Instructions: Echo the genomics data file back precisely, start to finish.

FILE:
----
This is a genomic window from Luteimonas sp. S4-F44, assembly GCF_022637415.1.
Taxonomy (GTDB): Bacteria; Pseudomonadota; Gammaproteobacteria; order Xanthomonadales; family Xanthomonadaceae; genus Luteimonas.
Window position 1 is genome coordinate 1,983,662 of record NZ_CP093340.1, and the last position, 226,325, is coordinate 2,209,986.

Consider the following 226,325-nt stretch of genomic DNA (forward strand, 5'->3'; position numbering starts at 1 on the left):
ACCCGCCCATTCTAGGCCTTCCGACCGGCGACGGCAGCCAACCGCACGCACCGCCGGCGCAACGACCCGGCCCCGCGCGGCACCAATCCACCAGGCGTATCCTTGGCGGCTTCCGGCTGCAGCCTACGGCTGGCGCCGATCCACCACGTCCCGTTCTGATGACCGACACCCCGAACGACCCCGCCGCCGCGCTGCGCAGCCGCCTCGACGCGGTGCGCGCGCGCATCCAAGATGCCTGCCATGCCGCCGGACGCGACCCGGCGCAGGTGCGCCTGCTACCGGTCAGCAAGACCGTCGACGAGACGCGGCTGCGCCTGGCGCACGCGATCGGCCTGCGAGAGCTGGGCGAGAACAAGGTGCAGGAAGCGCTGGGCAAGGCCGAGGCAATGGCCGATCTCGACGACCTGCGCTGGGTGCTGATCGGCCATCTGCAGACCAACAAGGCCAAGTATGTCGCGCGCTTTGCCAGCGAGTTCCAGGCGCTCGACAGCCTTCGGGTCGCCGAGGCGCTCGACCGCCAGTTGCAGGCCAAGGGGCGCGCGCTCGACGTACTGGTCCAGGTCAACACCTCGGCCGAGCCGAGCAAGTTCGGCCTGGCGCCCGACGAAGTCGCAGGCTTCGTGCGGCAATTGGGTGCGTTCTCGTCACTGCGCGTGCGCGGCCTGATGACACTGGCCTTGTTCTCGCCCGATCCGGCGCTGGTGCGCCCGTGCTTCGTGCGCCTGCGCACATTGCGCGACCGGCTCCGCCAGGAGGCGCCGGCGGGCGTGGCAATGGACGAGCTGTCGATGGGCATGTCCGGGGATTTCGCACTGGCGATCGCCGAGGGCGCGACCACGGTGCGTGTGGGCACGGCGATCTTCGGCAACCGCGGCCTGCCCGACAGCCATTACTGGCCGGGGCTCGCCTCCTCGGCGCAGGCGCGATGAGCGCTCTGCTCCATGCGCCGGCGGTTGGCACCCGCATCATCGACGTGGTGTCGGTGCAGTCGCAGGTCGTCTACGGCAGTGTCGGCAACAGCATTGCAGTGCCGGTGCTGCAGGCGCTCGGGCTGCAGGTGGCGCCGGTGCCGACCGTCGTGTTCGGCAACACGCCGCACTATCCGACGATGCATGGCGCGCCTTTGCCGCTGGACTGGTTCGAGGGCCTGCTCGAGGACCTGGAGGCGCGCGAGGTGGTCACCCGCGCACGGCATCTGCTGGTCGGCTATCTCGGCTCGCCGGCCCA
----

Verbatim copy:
This is a genomic window from Luteimonas sp. S4-F44, assembly GCF_022637415.1.
Taxonomy (GTDB): Bacteria; Pseudomonadota; Gammaproteobacteria; order Xanthomonadales; family Xanthomonadaceae; genus Luteimonas.
Window position 1 is genome coordinate 1,983,662 of record NZ_CP093340.1, and the last position, 226,325, is coordinate 2,209,986.

Consider the following 226,325-nt stretch of genomic DNA (forward strand, 5'->3'; position numbering starts at 1 on the left):
ACCCGCCCATTCTAGGCCTTCCGACCGGCGACGGCAGCCAACCGCACGCACCGCCGGCGCAACGACCCGGCCCCGCGCGGCACCAATCCACCAGGCGTATCCTTGGCGGCTTCCGGCTGCAGCCTACGGCTGGCGCCGATCCACCACGTCCCGTTCTGATGACCGACACCCCGAACGACCCCGCCGCCGCGCTGCGCAGCCGCCTCGACGCGGTGCGCGCGCGCATCCAAGATGCCTGCCATGCCGCCGGACGCGACCCGGCGCAGGTGCGCCTGCTACCGGTCAGCAAGACCGTCGACGAGACGCGGCTGCGCCTGGCGCACGCGATCGGCCTGCGAGAGCTGGGCGAGAACAAGGTGCAGGAAGCGCTGGGCAAGGCCGAGGCAATGGCCGATCTCGACGACCTGCGCTGGGTGCTGATCGGCCATCTGCAGACCAACAAGGCCAAGTATGTCGCGCGCTTTGCCAGCGAGTTCCAGGCGCTCGACAGCCTTCGGGTCGCCGAGGCGCTCGACCGCCAGTTGCAGGCCAAGGGGCGCGCGCTCGACGTACTGGTCCAGGTCAACACCTCGGCCGAGCCGAGCAAGTTCGGCCTGGCGCCCGACGAAGTCGCAGGCTTCGTGCGGCAATTGGGTGCGTTCTCGTCACTGCGCGTGCGCGGCCTGATGACACTGGCCTTGTTCTCGCCCGATCCGGCGCTGGTGCGCCCGTGCTTCGTGCGCCTGCGCACATTGCGCGACCGGCTCCGCCAGGAGGCGCCGGCGGGCGTGGCAATGGACGAGCTGTCGATGGGCATGTCCGGGGATTTCGCACTGGCGATCGCCGAGGGCGCGACCACGGTGCGTGTGGGCACGGCGATCTTCGGCAACCGCGGCCTGCCCGACAGCCATTACTGGCCGGGGCTCGCCTCCTCGGCGCAGGCGCGATGAGCGCTCTGCTCCATGCGCCGGCGGTTGGCACCCGCATCATCGACGTGGTGTCGGTGCAGTCGCAGGTCGTCTACGGCAGTGTCGGCAACAGCATTGCAGTGCCGGTGCTGCAGGCGCTCGGGCTGCAGGTGGCGCCGGTGCCGACCGTCGTGTTCGGCAACACGCCGCACTATCCGACGATGCATGGCGCGCCTTTGCCGCTGGACTGGTTCGAGGGCCTGCTCGAGGACCTGGAGGCGCGCGAGGTGGTCACCCGCGCACGGCATCTGCTGGTCGGCTATCTCGGCTCGCCGGCCCA